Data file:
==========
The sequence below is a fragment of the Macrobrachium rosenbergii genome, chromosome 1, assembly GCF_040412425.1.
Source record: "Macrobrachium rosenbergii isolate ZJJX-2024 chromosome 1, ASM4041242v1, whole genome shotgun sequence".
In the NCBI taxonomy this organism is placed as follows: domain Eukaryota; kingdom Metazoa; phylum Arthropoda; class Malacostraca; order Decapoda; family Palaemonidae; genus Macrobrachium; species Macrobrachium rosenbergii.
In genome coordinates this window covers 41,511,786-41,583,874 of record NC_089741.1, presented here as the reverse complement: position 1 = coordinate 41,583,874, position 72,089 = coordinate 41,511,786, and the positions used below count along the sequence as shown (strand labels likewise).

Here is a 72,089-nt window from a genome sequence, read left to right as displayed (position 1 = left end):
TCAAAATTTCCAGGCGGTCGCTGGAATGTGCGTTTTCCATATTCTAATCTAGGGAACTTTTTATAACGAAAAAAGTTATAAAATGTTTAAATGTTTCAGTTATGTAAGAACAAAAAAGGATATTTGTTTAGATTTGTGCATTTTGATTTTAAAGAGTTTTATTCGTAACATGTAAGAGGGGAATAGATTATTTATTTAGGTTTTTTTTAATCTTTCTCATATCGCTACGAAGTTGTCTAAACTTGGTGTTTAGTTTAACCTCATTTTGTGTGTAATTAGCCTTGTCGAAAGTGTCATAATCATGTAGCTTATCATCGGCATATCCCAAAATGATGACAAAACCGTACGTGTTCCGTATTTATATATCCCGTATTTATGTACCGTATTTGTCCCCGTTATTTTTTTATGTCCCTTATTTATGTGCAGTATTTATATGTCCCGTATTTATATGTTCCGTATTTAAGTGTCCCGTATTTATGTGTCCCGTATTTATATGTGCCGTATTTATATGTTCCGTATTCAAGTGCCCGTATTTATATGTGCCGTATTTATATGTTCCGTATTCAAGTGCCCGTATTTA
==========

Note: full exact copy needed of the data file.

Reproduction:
The sequence below is a fragment of the Macrobrachium rosenbergii genome, chromosome 1, assembly GCF_040412425.1.
Source record: "Macrobrachium rosenbergii isolate ZJJX-2024 chromosome 1, ASM4041242v1, whole genome shotgun sequence".
In the NCBI taxonomy this organism is placed as follows: domain Eukaryota; kingdom Metazoa; phylum Arthropoda; class Malacostraca; order Decapoda; family Palaemonidae; genus Macrobrachium; species Macrobrachium rosenbergii.
In genome coordinates this window covers 41,511,786-41,583,874 of record NC_089741.1, presented here as the reverse complement: position 1 = coordinate 41,583,874, position 72,089 = coordinate 41,511,786, and the positions used below count along the sequence as shown (strand labels likewise).

Here is a 72,089-nt window from a genome sequence, read left to right as displayed (position 1 = left end):
TCAAAATTTCCAGGCGGTCGCTGGAATGTGCGTTTTCCATATTCTAATCTAGGGAACTTTTTATAACGAAAAAAGTTATAAAATGTTTAAATGTTTCAGTTATGTAAGAACAAAAAAGGATATTTGTTTAGATTTGTGCATTTTGATTTTAAAGAGTTTTATTCGTAACATGTAAGAGGGGAATAGATTATTTATTTAGGTTTTTTTTAATCTTTCTCATATCGCTACGAAGTTGTCTAAACTTGGTGTTTAGTTTAACCTCATTTTGTGTGTAATTAGCCTTGTCGAAAGTGTCATAATCATGTAGCTTATCATCGGCATATCCCAAAATGATGACAAAACCGTACGTGTTCCGTATTTATATATCCCGTATTTATGTACCGTATTTGTCCCCGTTATTTTTTTATGTCCCTTATTTATGTGCAGTATTTATATGTCCCGTATTTATATGTTCCGTATTTAAGTGTCCCGTATTTATGTGTCCCGTATTTATATGTGCCGTATTTATATGTTCCGTATTCAAGTGCCCGTATTTATATGTGCCGTATTTATATGTTCCGTATTCAAGTGCCCGTATTTA